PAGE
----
Some people are questioning the appropriateness of the ad, given the national spotlight on sexual harassment stemming from the bombshell allegations against Hollywood producer Harvey Weinstein. People branded the ad as "sexist," "clueless," and "tone-deaf" on social media. "Perhaps now is not the best moment to run an ad about how cool and sexy catcalling is?" Jessica Valenti wrote on Twitter in response to the ad.
“Catcalling” is exasperating and humiliating, but something to be lived with if you’re female and you go outside a lot. Racism, ableism, homophobia and transphobia often get mixed into the cocktail of abusive comments, too, and as Noa Jansma’s @dearcatcallers project showed, they come from all ages and all classes. We recipients live with it, because of course we do. There is far worse than words for us to live through out there – #MeToo can show you a sample (only from women of certain economic backgrounds lucky enough to have an internet connection of course). Yet, strangely, a peaceful acceptance of street harassment as “only words” is something I’m yet to feel.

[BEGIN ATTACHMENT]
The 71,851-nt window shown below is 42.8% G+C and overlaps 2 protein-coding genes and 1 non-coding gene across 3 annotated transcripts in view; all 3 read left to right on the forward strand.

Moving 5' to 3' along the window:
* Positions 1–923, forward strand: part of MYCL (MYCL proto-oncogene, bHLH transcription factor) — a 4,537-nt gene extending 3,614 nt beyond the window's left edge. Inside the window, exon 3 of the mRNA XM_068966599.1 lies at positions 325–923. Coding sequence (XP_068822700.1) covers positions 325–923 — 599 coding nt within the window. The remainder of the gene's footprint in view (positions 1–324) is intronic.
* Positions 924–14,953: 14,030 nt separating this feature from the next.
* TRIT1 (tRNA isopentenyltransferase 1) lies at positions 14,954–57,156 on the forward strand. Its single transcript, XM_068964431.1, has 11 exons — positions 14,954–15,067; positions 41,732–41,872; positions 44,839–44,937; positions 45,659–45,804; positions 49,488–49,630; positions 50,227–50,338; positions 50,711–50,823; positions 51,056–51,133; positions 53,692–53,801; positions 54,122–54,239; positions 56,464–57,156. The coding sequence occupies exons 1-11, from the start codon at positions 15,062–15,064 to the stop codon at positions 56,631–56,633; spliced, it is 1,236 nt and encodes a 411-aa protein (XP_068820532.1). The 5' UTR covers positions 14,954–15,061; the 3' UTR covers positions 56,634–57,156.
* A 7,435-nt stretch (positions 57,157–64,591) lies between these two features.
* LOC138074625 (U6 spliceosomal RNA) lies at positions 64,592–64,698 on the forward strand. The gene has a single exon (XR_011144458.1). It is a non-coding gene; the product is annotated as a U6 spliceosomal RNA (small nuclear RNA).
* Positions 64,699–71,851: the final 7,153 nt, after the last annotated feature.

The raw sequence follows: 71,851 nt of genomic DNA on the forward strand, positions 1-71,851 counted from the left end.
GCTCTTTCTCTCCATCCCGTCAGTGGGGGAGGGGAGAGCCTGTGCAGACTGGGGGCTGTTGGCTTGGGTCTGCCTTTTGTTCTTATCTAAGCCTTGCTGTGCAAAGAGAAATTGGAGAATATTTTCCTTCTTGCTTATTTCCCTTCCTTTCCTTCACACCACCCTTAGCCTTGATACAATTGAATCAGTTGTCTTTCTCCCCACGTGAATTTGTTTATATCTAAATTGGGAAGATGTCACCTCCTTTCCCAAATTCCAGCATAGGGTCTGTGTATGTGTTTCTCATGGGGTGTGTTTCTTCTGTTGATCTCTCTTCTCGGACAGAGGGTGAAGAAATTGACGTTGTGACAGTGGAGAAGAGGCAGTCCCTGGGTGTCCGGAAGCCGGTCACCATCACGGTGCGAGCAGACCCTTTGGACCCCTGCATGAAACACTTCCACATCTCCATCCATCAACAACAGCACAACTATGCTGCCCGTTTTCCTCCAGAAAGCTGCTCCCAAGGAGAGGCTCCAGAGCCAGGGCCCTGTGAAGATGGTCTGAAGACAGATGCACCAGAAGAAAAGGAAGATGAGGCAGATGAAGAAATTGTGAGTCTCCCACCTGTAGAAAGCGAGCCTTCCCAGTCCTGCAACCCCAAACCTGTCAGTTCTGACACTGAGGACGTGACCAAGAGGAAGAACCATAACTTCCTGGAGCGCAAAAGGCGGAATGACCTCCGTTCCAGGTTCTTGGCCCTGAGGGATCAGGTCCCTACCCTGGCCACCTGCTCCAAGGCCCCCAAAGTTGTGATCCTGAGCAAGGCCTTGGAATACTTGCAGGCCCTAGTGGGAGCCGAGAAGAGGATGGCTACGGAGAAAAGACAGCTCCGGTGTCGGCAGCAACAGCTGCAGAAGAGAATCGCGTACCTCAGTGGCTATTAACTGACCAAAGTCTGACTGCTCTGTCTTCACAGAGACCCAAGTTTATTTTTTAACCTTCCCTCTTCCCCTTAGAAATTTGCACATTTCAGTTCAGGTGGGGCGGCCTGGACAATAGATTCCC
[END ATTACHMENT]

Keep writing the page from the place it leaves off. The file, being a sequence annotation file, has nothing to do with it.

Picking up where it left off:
Talking to women is not harassment. Talking to the opposite sex is a necessary part of societal living which can be an enriching experience on both sides. On the whole, women like being talked to by guys. The vast majority of us do not hate men and do not want to live in a world where they are scared to approach us, to befriend us, to want to be part of our lives. But that doesn’t mean that we’re ok with low-level sexual harassment on a daily basis.